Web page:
Her hand, inches from my nose, is filled with a half dozen hooks in varying states of undress and oxidation. Reaching out, I choose a moderately rusty hook with a small clump of fur dangling from a bit of unraveling thread. “Just think of it like summer camp craft hour,” she says, holding up a handful of pine needles, “only without the Elmer’s and popsicle sticks.” A groggy pre-dawn conversation filled with mumbles and yawns had led to an oversight—our fly boxes still sat on the kitchen counter while we sat streamside, hours from anywhere. After a heated “he-said, she-said” conversation in which neither of us would accept the blame, her eye caught a Blue Jay feather lying among the pine needles at her feet, and she suddenly knew what to do. “Make me a fly,” she says.
I did make a fly once out of a blue-jean hem and a twist of wire, but all it caught were a bunch of obese sunfish that would have swallowed a rusty nail tied to a shoelace. What she is asking of me is altogether different. The browns and brookies here are a real paranoid bunch. Like little weathervanes spinning in a gale of nervous energy, you end up casting to the ass-end of the fish just as often as you put one in front of them. Even when you do manage a decent fly placement, you can often see them frown and slap the morsel away in disgust like a picky three-year-old in a high-chair. I didn’t know what I could put together streamside that would possibly have a chance with this crowd.
“I can’t promise that they will sink, or float properly,” I say, letting two one-of-a-kind trout flies slide from my palm into hers.
“What are you talking about?” she asks. “They have to do one or the other.”
“The Blue Jay Pine-Needle Streamer should float, at least for awhile, so put that up top and drop the Levi’s Larva off of that.”
She laughs and turns toward the stream.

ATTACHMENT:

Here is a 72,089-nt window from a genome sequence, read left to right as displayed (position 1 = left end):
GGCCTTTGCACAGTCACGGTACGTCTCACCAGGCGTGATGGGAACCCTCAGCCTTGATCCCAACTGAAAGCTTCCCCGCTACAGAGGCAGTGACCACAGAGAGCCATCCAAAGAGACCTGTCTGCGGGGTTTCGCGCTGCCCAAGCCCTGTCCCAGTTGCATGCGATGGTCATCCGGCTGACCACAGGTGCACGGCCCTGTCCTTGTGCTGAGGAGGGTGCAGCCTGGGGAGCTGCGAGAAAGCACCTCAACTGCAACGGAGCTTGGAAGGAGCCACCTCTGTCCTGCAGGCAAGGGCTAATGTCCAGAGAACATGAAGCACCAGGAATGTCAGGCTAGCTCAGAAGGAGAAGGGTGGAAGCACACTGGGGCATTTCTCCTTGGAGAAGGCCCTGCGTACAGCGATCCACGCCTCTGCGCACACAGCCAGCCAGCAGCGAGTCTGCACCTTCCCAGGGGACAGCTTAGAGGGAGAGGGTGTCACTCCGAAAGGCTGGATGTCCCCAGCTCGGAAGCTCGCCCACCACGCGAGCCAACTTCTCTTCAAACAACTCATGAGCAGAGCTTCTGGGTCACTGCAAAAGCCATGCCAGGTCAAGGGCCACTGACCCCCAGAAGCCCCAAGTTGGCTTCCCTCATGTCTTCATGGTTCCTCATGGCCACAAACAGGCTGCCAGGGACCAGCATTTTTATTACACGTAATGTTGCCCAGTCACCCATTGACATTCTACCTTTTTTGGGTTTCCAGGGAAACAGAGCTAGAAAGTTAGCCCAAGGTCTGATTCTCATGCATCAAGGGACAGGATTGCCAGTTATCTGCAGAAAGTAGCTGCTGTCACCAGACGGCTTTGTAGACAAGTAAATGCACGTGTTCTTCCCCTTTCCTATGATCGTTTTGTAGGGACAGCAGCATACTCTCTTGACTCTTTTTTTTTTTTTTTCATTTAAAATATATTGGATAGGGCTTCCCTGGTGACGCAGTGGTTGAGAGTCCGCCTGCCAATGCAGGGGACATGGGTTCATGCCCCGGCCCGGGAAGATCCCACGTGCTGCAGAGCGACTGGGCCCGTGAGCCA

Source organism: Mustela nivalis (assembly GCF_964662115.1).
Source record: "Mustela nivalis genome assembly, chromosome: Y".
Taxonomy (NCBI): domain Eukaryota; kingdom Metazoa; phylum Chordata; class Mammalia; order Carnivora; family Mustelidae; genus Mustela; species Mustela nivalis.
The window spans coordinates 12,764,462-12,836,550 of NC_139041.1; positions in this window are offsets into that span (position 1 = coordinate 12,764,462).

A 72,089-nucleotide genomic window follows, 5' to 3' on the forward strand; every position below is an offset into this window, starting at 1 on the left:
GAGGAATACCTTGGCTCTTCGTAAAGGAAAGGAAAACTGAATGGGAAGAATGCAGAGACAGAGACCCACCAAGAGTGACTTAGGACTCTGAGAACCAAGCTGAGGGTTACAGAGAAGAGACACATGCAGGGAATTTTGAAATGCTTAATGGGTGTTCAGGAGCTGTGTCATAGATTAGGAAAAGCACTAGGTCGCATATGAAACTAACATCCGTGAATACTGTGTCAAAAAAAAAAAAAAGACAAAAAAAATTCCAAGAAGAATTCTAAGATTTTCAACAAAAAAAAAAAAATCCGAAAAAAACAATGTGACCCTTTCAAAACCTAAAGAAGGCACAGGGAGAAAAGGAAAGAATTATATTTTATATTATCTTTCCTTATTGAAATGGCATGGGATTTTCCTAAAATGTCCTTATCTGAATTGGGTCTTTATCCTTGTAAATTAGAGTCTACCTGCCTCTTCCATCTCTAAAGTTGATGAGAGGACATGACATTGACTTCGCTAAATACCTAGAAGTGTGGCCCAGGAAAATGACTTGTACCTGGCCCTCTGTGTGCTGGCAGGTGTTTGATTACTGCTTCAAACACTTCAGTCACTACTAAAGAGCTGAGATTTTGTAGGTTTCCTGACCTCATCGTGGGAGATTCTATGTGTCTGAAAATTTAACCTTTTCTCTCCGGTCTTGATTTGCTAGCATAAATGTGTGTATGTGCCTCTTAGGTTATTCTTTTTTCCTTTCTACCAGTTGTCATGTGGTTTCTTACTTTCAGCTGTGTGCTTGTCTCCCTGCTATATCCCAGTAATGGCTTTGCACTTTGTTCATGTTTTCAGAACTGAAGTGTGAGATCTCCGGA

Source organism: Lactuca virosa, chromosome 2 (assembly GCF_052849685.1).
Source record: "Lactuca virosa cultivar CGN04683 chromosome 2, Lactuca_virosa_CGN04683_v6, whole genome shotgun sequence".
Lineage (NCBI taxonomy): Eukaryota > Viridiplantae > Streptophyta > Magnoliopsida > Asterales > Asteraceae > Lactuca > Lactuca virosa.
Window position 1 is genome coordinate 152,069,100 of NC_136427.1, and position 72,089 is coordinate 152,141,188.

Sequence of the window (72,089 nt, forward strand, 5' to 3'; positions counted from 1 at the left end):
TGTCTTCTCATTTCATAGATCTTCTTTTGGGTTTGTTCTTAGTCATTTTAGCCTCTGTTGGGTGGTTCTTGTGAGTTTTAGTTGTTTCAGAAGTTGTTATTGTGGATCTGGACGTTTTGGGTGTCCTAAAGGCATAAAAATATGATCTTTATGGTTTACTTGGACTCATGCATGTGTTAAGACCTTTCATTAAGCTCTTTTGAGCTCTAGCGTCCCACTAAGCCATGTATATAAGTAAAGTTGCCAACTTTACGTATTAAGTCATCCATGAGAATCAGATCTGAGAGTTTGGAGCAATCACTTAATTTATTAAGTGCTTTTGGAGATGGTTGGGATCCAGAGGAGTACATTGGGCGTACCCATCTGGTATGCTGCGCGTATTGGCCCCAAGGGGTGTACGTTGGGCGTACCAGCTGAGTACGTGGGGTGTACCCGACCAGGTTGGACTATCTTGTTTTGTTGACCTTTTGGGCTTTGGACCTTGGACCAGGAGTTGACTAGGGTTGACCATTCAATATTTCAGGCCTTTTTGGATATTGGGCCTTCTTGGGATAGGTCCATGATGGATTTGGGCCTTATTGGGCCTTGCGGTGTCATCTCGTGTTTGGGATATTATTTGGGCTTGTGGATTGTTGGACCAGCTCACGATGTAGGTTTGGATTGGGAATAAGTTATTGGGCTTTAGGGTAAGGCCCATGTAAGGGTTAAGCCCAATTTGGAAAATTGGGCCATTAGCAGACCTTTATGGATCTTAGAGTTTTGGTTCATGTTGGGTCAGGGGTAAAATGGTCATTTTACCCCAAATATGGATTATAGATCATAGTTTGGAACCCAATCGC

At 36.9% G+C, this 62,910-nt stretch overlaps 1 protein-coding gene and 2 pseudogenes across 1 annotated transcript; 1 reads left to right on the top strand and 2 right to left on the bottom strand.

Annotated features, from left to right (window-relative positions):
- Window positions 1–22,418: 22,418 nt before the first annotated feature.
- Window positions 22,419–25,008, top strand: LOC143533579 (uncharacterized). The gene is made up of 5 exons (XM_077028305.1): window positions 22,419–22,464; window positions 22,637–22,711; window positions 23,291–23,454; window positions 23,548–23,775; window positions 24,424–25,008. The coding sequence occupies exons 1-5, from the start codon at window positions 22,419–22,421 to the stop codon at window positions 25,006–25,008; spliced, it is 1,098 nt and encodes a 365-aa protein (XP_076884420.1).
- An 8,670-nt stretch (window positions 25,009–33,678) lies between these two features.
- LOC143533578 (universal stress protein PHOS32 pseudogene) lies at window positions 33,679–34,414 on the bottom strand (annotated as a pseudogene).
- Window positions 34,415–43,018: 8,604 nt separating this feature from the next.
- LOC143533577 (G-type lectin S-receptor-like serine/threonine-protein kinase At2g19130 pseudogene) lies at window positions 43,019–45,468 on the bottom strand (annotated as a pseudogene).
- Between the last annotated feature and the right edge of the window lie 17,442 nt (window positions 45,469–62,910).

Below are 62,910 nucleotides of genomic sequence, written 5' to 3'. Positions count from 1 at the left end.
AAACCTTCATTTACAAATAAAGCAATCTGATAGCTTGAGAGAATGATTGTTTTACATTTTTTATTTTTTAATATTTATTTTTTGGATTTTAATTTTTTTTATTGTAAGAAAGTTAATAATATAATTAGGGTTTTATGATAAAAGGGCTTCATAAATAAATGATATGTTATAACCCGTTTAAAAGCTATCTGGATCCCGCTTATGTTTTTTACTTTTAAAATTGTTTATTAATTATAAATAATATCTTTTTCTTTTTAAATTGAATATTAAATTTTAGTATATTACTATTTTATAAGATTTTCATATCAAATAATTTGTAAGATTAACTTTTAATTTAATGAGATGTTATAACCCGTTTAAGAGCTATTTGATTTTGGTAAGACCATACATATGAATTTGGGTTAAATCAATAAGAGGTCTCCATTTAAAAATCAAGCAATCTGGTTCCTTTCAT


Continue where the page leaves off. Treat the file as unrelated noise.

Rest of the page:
“Let’s just go home,” she says to me hours later, as I sit on the bank, my face soaked in boredom. “Oh no, Honey, don’t give up now,” I say. “I think boot-cut acid-wash fly-tying material is about to make a breakthrough.”
Another hour and still no takers. A sucker-faced bottom feeder would suffice at this point; anything to make my efforts seem worth it.
“You should eat something,” I say, measuring the fatigue and frustration in her face.
“Yeah, I probably should,” she says. But before swapping the rod for a sandwich she casts one more time, rolling out a gentle loop of line that puts the feathered streamer and jean-jacket larva into the center of a riffle. A moment later it actually happens, and the flash of silver, splash of water, and tug on her line can mean only one thing.
The battle ends sooner than she would like, but as she scoops her net through the water her excitement and surprise are obvious.
“What’s eight inches long, slippery, and loves to be teased with a feather?” she asks with a holler. But before I can answer she answers herself. “This little fishy!” she yells, holding up the small but substantial brook trout.
A smile spreads across my face as I see, from the corner of its lip, my impromptu Blue Jay Pine-Needle Streamer, nearly unraveled, its feather bent at an odd angle.